Story Stream
recent articles

Imagine a world defined by largely autarkic cities, states and countries. In such a world, wildly primitive living conditions and immense poverty would be the sad norm.

That it would be is no revelation. The simple truth is that that the more hands and machines working together in the production of goods and services, the exponentially more goods and services available at prices that decline day after day, and year after year. Put more plainly, living standards would be a tiny fraction of their abundant present absent a globalized division of labor.

It all speaks to the crucial role of oil in the global economy. Not only does it power the transportation of globally-produced inputs that bind the world together economically, it also frequently powers the machines that, by virtue of them freeing humans from the most mundane of work tasks, enable enormous productivity leaps for humans freed to specialize by those machines.

This is an important jumping off point for an opinion piece about what’s unfortunately happening in Texas right now. Legislators in a state arguably most known for its prominence in the oil sector, in concert with a broadly laissez faire approach to economics, are sadly turning away from the latter. Senate bills 13 and 19 are presently working their way through the 87th Session of the Texas Legislature, and they would bar Texas municipalities from contracting with financial institutions thought to be restricting funding to oil & gas companies, among other allegedly “out-of-favor” business sectors.

About the legislation, it has California written all over it, along with other states run by legislators known to be hostile to business. Think about it. And in thinking about it, readers might ask themselves if they’d be surprised if legislators in the Golden State were to ban municipalities out west from contracting with banks known for not funding the creation of renewable energy, and/or plant-based foods. It’s easy to see California legislators floating such a bill, and that’s the point. It’s in other states that legislators use the power of the state to force businesses operating within to do what they would like them to. Not in Texas.

One rather apparent factor in the myriad relocations of businesses to the Lone Star state, not to mention its #1 ranking among states where Fortune 500 companies are headquartered, is that lawmakers in Texas have a history of not harassing the businesses operating inside the state. How unfortunate if, in concert with the arrival of scores of Californians each day, Texas lawmakers begin to legislate in ways that caused more than a few of those arrivals from California to leave the state in the first place.

After which, there’s just no need for the Bills 13 and 19. As opposed to legislation meant to help oil & gas companies, the bills are merely political theater that will harm Texas twice. For one, reduced competition among financial institutions in the municipal finance space will raise the tax burden on citizens of the municipalities no longer able to avail themselves of the best financing options. Second, a government that can lean on businesses in the way some theoretically might like, will in the process acquire powers to lean on businesses in ways citizens of Texas will not like.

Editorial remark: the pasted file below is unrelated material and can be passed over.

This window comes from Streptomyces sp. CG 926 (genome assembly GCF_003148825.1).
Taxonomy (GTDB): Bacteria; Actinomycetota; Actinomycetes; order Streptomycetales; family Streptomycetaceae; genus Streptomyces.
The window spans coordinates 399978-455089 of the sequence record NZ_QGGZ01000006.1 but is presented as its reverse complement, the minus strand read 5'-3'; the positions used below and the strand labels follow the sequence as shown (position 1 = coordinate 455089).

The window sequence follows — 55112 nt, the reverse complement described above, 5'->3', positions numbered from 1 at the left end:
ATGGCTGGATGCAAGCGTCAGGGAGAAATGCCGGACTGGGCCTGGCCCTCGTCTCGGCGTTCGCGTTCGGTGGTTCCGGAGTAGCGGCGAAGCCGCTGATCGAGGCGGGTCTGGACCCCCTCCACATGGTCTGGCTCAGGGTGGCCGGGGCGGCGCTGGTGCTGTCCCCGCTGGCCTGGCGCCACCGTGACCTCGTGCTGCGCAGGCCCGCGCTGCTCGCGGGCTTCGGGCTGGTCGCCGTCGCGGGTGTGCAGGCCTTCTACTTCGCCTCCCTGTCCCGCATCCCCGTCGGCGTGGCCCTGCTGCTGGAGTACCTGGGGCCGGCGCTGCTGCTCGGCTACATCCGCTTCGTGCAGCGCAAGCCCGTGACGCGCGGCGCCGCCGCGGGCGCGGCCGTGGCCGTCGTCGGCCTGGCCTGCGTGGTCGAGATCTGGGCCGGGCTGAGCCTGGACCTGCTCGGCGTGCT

Furthermore, the legislation is in no way necessary for the health of the oil & gas sector in Texas, or anywhere else. To see why, see the introductory paragraphs to this piece. Precisely because oil is such an instrumental factor when it comes to economic advance, the entities around the world lined up to fund its extraction are too numerous for words. While certain banks and financial institutions don’t serve the needs of oil & gas companies for all sorts of reasons unrelated to the theory that oil consumption is harmful, decisions made by financial sources to not finance energy extraction in no way limit the latter. In other words, what’s profitable and essential for economic advance in no way lacks for funding.

In which case, the Texas bills 13 and 19 only succeed insofar as they harm Texas. Not only will the citizenry suffer higher local tax bills as a consequence of the legislation, they’ll suffer in much bigger and longer-term ways the expansion of government power that will exist as a barrier to economic progress within the state, but also as a deterrent for future arrivals to the state who see fewer and fewer differences between Texas, and the legislatures in the states they’re thinking about leaving for Texas.

John Tamny is editor of RealClearMarkets, President of the Parkview Institute, a senior fellow at the Market Institute, and a senior economic adviser to Applied Finance Advisors (www.appliedfinance.com). His latest book, set for release in April of 2024 and co-authored with Jack Ryan, is Bringing Adam Smith Into the American Home: A Case Against Homeownership

Show comments Hide Comments